GAIL India Limited plans to enter into a partnership with California-based Bloom Energy Corporation to pursue natural gas-based fuel cell power generation, which is expected to help the country move away from relying on capital intensive fixed power infrastructure to capital light and soft infrastructure.
Power Finance Corporation Limited (PFC) has provided a financial assistance of Rs 13 crore (US$ 1.9 million) and collaborated with National Green Highways Mission (NGHM) under National Highways Authority of India (NHAI) for plantations work on NH7 in Nagpur region under their ‘Adopt a Green Highways’ Program.
The State Bank of India (SBI) has signed an agreement with The World Bank for Rs 4,200 crore (US$ 626.3 million) credit facility, aimed at financing Grid Connected Rooftop Solar Photovoltaic (GRPV) projects in India.
The World Bank Group has committed to provide US$ 1 billion for India’s solar energy projects and plans to work with other multilateral development banks and financial institutions to develop financing instruments to support future solar energy development in the country.
The Ministry of New and Renewable Energy (MNRE) has signed an agreement with Germany-based KfW Development Bank to fund the Rs 300 crore (US$ 44.7 million) floating solar project in Maharashtra and Kerala, which is expected to generate over 310 GW of green energy.
CLP India, one of the largest foreign investors in India’s power sector, has acquired a 49 per cent stake in SE Solar, a Special Purpose Vehicle (SPV) set-up by Suzlon Group for building a 100 MW solar energy plant at Veltoor in Telangana, for Rs 73.5 crore (US$ 10.96 million).
The Ministry of New and Renewable Energy (MNRE) plans to launch an integrated bio energy mission with an investment of Rs 10,000 crore (US$ 1.5 billion) from FY 2017-18 to FY 2021-22, aimed at enhancing the use of bio-fuels like ethanol and biogas and reducing consumption of fossil fuels.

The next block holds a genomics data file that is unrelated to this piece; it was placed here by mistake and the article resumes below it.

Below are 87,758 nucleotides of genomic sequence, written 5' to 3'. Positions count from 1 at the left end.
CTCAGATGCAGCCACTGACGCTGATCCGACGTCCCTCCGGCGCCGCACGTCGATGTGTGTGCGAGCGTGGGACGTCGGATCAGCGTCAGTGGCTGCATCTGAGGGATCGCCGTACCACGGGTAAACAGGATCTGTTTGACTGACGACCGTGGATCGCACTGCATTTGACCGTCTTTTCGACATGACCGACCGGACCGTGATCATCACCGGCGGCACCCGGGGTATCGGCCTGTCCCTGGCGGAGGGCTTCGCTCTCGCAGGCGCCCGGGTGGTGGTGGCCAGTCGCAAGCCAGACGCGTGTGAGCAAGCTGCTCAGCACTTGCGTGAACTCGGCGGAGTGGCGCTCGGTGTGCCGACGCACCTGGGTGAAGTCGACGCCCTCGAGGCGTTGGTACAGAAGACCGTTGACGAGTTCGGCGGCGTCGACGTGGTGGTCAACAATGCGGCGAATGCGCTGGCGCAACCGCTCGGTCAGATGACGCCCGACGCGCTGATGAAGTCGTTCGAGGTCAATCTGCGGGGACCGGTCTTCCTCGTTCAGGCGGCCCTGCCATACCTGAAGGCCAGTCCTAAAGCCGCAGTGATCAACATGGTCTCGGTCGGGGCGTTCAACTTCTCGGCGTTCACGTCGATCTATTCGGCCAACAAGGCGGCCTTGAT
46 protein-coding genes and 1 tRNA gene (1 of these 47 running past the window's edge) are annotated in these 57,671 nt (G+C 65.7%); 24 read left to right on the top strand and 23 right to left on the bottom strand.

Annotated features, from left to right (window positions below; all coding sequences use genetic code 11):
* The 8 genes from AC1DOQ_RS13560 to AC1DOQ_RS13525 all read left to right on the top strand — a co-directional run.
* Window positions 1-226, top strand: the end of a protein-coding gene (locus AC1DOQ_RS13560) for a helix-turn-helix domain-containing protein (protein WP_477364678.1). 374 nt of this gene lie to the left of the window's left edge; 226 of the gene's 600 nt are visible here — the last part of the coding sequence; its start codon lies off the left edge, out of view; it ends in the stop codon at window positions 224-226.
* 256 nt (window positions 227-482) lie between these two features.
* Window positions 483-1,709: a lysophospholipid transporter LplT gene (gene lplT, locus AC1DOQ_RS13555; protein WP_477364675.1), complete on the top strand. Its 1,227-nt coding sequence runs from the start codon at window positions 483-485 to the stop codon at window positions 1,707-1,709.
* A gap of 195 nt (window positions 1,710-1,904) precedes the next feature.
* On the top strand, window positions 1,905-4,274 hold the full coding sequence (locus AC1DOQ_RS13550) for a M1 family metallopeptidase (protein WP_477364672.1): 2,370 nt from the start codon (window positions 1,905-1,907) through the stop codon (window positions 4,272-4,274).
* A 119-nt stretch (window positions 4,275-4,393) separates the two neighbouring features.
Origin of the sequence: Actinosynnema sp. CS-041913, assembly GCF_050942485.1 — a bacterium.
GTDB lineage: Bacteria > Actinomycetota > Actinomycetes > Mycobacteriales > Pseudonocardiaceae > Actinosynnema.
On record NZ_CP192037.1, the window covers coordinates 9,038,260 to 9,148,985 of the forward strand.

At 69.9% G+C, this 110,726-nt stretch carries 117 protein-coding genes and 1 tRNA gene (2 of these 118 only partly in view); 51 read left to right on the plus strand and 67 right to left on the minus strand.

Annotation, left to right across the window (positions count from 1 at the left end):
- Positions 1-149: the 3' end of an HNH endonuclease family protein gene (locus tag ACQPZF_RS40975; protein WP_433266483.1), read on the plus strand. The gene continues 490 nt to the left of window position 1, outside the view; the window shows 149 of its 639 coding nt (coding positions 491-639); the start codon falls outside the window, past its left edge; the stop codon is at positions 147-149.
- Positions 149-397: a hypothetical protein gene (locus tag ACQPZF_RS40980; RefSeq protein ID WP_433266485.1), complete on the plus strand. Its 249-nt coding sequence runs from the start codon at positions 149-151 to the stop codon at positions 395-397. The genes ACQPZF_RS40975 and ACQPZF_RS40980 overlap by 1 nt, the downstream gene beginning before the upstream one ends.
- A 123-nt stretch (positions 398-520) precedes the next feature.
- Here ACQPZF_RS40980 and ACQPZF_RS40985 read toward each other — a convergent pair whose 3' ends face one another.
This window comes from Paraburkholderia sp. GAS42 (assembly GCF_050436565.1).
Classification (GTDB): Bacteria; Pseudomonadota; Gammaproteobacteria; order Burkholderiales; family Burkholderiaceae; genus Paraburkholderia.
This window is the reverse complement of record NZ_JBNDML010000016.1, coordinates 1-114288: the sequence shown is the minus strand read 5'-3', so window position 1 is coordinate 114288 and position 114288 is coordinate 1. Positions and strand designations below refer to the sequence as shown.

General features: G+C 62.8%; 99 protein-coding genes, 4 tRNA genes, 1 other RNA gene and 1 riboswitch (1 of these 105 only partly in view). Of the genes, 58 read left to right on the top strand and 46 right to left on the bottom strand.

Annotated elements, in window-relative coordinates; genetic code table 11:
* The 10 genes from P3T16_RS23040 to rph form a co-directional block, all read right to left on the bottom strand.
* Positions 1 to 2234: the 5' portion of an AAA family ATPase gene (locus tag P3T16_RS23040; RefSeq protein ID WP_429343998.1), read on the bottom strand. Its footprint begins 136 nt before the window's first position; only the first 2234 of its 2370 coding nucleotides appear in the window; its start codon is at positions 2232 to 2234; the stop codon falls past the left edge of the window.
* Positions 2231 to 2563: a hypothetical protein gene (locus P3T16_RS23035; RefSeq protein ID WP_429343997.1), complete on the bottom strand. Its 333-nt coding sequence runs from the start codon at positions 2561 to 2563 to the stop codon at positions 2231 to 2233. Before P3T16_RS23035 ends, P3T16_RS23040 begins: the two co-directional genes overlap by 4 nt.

Canada's second largest pension fund, Caisse de depot et placement du Quebec (CDPQ), has set up its office in India and committed to invest US$ 150 million in the Indian renewable energy sector over the next three to four years.
Sembcorp Industries have launched a 2,640 Mega Watt (MW) Sembcorp Gayatri power complex worth US$ 3 billion in Nellore, Andhra Pradesh which is the largest Foreign Direct Investment (FDI)–driven project on a single site in the thermal power industry in India.
SunEdison, world’s largest renewable energy company, plans to continue its focus on ‘Make in India’ by further reducing the cost of renewable energy and developing over 15 gigawatts (GW) of wind and solar projects in the country by 2022.
Aditya Birla Group has announced a partnership with the Abraaj Group, a leading investor in global growth markets, to build a large-scale renewable energy platform that will develop utility-scale solar power plants in India.
Sterlite Grid, India’s largest private operator of transmission systems is joining hands with US major — Burn & McDonnell for its Rs 3,000 crore (US$ 444.72 million) power transmission project in the Kashmir valley.
Vibrant Government Initiatives
The Government of India has identified power sector as a key sector of focus so as to promote sustained industrial growth. Some initiatives by the Government of India to boost the Indian power sector:
The Government of India plans to set up a US$ 400 million fund, sourced from The World Bank, which would be used to protect renewable energy producers from payment delays by power distribution firms, while at the same time protecting the distribution firms from the shrinking market for conventional grid-connected power, caused by wider adoption of roof-top solar power generation.
The Ministry of Power plans to set up two funds of US$ 1 billion each, which would give investment support for stressed power assets and renewable energy projects in the country.